Milan Ivanovic – President of the Serb National Council, and another perceived radical and influential Serb in the north. In 2005, the International Crisis Group reported that ‘he keeps his grip through patronage, intimidation, anti-Albanianism, and Serbia’s backing,’ while some media have claimed ties to criminal groups. For example, B92 in 2011 referred to supposed ‘NATO confidential documents’ that claimed he was involved with fuel smuggling and generally radical activities. Ivanovic denied this and stated that such documents were probably non-existent, calling it ‘Kosovo media propaganda’.

Radenko Nedeljković* – (Democratic Party) Head of Mitrovica District. A Jaksić critic, he was appointed head of Mitrovica District and imposed some control over the formerly DSS-led municipalities. B92 reported recently that Nedeljković announced that he had information that EULEX/KFOR were planning to close all border crossings with Serbia and forcefully integrate Serbs into Kosovo’s institutions.

Oliver Ivanović – former State Secretary at the Serbian Ministry for Kosovo, and the longest-serving and probably most respected Serbian political figure by the international community since the 1999 NATO bombing. A moderate whose car was blown up in 2005 after he defied Belgrade’s orders and participated in Kosovo’s elections, Ivanović was a member of the Kosovo Assembly from 2004 to 2007. Due to his moderate views and ability to speak Albanian he is the most high-profile Kosovo Serb politician in the Albanian-language media in Kosovo.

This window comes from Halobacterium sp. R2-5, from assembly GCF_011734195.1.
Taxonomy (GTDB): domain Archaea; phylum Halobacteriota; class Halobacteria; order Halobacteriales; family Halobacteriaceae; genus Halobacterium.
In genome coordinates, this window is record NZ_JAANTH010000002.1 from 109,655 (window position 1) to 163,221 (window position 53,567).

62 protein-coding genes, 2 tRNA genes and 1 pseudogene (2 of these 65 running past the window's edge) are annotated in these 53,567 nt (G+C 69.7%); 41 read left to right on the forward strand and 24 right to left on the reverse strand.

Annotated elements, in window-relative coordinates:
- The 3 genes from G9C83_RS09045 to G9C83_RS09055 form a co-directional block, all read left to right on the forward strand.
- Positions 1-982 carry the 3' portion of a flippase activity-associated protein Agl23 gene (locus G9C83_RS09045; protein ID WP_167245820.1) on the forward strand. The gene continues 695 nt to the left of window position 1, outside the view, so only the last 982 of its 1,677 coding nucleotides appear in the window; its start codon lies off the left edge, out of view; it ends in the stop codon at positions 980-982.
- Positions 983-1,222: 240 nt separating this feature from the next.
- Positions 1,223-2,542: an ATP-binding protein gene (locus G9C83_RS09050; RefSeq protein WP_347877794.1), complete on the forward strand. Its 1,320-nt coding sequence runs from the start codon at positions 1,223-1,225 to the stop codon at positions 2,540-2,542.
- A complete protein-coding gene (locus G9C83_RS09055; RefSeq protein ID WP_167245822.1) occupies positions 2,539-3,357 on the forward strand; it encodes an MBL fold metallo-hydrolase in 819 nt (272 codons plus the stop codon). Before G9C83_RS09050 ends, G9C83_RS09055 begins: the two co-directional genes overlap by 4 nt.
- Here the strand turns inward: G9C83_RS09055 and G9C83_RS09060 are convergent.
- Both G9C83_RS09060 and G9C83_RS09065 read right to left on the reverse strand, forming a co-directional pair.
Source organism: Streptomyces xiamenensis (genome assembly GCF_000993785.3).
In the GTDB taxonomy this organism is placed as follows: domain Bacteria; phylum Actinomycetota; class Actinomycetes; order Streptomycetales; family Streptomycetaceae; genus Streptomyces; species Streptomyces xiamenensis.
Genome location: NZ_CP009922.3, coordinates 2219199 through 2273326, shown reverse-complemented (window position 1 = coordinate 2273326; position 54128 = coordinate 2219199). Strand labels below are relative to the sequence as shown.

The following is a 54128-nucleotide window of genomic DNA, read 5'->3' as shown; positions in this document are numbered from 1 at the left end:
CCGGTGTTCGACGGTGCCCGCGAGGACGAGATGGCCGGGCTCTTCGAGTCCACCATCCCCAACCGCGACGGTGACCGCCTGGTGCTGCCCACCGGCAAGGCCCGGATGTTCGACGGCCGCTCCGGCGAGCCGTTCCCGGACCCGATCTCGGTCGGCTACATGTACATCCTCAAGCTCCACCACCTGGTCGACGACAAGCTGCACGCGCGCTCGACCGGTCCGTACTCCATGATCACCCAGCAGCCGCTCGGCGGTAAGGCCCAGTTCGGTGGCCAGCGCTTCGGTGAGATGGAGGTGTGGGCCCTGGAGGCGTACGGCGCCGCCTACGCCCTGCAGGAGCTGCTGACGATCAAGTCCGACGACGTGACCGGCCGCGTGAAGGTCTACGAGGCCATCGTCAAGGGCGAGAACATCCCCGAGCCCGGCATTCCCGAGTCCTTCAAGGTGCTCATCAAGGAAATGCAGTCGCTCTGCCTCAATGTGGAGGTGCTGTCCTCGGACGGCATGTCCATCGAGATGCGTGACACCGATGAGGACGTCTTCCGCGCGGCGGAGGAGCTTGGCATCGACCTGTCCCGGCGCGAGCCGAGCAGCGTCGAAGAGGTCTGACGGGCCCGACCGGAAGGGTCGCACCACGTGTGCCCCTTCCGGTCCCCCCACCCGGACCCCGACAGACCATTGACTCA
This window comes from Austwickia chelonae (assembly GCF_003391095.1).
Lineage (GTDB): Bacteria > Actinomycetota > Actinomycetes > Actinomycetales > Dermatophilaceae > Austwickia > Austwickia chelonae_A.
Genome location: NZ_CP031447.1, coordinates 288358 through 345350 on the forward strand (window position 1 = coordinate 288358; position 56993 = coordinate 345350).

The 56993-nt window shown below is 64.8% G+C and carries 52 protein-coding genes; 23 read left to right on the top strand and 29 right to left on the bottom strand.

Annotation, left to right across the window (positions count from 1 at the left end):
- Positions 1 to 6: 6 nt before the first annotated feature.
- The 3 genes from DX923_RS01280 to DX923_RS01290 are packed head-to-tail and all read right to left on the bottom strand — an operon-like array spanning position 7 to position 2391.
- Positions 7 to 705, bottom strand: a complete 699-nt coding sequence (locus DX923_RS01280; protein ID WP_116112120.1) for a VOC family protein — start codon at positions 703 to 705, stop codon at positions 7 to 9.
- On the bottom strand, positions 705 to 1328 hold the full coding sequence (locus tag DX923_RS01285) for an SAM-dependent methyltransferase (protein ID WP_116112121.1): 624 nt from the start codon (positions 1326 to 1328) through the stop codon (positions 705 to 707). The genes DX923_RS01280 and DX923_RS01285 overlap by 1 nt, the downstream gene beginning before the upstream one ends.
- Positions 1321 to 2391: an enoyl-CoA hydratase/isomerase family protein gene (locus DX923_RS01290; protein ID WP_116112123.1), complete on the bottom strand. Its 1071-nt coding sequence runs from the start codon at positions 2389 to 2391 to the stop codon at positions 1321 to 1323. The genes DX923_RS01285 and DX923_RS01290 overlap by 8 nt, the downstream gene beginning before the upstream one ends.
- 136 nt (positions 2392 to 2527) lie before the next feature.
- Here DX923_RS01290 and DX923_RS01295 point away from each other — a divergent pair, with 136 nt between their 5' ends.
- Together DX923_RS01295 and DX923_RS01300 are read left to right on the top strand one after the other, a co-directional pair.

Dragiša Vasić* – (Serbian Progressive Party) – new Mayor of Leposavić. He replaced the only remaining DS mayor of the four Serb-majority Kosovo municipalities, Branko Ninić, in July 2012 after the coalition between the Democratic Party (DS), the Socialist Party of Serbia (SPS) and the Party of United Pensioners of Serbia (PUPS) disintegrated.

Slavisa Ristić*– (Democratic Party of Serbia) Mayor of Zubin Potok. Shots were fired at his house in late August. Responding to Tadić’s call to remove the blockades in November 2011, B92 reported that Ristic said that he was disappointed but not surprised by Tadić’s withdrawal of support, and declared that ‘those who betrayed the country should be held responsible for treason, and this responsibility cannot be transferred to someone else’.

Dragisa Milović* – (Serbian Progressive Party) re-elected as Zveçan’s mayor in June 2012. In 2011 Milovic reached an agreement with KFOR to unblock roads in the municipality to allow KFOR to travel freely. But tension increased in June when KFOR alleged that Zveçan residents fired missiles at KFOR soldiers who were attempting to remove barricades. Blic reported that Milović denied the allegations and claimed that KFOR members beat up citizens and denied them medical attention.

*These positions are not officially recognized by Kosovo’ institutions and are considered to be ‘parallel structures’.